In the United States today, CEOs increasingly seem to have immunity from prosecution — and common sense. The latest excample comes to us from Atlanta.
Back in 2006, no CEO in the Atlanta area took home a bigger paycheck than Ian McCarthy. The chief exec at developer Beazer Homes USA pocketed $29.6 million, seven times the local CEO average. But McCarthy had to cut his celebration short. In 2007, the Charlotte Observer revealed rampant fraud deep inside Beazer’s operations.
The Beazer board responded by axing some lower-level execs — and giving CEO McCarthy a $600,000 bonus for "communicating" to employees "the importance of compliance" with the law.
Earlier this month, federal prosecutors announced a deal with Beazer that lets CEO McCarthy keep his job and offers defrauded homeowners payback on just a fraction of their losses.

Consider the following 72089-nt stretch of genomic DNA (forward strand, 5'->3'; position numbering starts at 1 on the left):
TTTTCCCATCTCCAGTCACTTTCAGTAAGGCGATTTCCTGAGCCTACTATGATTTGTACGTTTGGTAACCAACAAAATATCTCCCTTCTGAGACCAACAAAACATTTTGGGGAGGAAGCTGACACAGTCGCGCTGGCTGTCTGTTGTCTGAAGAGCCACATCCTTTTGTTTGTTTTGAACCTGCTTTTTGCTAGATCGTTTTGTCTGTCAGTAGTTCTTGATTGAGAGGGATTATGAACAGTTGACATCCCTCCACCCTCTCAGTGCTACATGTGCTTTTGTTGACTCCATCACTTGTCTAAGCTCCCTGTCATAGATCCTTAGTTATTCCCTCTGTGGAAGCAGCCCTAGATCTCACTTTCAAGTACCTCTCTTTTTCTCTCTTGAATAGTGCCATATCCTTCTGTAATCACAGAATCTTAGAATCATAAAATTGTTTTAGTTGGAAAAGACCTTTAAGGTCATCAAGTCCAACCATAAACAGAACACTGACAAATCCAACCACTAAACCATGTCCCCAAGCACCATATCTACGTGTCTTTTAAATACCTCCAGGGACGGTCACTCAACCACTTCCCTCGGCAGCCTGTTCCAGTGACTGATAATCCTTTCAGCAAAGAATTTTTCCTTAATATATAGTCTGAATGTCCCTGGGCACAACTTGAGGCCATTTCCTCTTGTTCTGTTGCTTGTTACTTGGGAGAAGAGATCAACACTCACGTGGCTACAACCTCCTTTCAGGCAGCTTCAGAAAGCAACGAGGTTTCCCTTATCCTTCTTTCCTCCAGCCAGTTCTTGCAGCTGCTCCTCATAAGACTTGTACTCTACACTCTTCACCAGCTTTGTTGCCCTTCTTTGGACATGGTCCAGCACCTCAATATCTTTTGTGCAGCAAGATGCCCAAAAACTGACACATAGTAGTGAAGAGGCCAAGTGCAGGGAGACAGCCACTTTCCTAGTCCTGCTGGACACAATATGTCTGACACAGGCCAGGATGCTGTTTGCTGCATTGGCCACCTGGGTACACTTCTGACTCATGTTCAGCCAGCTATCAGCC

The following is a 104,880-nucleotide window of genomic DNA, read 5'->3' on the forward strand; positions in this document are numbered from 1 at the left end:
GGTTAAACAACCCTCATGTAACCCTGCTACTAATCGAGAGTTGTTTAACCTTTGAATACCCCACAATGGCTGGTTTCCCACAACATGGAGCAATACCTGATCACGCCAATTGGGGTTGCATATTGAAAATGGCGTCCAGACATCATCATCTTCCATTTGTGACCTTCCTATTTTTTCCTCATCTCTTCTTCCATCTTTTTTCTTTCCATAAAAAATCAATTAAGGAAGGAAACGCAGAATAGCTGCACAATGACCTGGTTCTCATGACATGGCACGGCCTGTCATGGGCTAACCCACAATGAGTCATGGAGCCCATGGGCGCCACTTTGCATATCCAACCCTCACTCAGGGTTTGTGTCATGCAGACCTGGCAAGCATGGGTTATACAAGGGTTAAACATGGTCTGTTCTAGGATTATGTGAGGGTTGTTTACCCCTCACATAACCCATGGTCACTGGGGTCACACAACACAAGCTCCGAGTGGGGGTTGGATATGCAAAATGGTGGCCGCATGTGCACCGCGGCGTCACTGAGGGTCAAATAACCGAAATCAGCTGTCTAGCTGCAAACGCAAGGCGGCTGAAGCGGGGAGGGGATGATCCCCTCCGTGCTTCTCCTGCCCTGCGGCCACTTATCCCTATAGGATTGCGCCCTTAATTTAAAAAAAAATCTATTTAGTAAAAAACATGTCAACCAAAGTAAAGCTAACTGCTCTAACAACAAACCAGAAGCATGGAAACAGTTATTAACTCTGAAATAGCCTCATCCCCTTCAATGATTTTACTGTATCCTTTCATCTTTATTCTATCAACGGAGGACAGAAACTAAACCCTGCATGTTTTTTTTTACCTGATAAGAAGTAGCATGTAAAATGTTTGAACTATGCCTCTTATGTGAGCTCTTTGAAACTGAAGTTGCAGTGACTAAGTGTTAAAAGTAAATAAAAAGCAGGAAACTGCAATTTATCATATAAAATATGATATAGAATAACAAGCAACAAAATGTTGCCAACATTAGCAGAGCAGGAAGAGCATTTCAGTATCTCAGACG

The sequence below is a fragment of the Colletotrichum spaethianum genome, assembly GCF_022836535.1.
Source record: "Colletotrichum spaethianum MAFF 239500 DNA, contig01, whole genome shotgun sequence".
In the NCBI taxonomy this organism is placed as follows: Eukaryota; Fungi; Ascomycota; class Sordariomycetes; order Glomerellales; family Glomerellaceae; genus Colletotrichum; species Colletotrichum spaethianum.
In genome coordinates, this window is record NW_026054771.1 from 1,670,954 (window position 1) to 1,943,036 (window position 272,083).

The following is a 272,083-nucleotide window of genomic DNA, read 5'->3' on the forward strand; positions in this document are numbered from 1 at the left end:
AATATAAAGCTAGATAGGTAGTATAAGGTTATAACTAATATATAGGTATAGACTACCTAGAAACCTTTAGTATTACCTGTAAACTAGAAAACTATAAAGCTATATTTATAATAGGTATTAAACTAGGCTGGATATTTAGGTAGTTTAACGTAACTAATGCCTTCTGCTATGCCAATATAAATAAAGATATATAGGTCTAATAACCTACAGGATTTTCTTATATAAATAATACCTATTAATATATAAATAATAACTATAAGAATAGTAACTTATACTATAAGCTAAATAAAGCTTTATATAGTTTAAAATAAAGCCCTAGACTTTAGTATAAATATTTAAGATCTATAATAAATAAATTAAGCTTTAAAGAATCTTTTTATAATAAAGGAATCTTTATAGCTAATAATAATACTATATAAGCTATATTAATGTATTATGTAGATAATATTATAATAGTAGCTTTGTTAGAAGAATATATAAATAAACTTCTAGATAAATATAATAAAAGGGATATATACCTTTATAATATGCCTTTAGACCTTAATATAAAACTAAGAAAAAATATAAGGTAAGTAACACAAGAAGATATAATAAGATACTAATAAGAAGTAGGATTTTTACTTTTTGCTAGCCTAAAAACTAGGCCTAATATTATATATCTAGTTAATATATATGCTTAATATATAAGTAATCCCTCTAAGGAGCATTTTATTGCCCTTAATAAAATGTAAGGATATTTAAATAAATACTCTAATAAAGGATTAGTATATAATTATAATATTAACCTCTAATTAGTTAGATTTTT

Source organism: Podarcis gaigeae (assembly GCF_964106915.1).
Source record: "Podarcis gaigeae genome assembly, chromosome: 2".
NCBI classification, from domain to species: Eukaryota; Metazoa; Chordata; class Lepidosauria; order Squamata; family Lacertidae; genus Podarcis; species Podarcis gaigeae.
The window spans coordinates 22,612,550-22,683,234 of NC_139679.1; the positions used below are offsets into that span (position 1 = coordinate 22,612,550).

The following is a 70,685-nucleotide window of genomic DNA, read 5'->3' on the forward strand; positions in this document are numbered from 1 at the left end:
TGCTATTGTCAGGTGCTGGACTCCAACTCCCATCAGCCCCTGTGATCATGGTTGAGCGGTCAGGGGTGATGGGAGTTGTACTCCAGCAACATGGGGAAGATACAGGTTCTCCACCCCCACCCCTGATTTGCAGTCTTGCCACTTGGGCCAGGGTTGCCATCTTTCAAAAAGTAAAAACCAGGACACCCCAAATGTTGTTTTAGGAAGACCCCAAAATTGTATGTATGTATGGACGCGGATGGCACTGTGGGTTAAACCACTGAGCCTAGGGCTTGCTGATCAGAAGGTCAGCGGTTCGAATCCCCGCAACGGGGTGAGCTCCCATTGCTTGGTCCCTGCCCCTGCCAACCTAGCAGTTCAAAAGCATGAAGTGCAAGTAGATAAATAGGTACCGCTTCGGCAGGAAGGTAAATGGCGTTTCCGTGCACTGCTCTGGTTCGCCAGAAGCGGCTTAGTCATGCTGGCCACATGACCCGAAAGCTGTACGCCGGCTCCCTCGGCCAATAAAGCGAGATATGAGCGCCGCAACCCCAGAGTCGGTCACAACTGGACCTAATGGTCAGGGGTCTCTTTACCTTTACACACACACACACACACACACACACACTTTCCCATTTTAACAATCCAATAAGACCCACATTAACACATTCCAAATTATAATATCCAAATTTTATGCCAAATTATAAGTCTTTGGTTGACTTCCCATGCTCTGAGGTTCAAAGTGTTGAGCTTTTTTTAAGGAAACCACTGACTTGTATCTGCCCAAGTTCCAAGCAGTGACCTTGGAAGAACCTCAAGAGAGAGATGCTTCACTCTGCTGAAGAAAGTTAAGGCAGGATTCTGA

The lesson of this tale? Notes New York Times analyst Floyd Norris: "If a boss can preserve his deniability about crimes committed by his company — perhaps by showing little curiosity about just how the profits are being earned when he is taking in millions from cashing in stock options — then he can escape being held accountable if the crimes are eventually uncovered."
Sam Pizzigati edits Too Much, the online weekly on excess and inequality.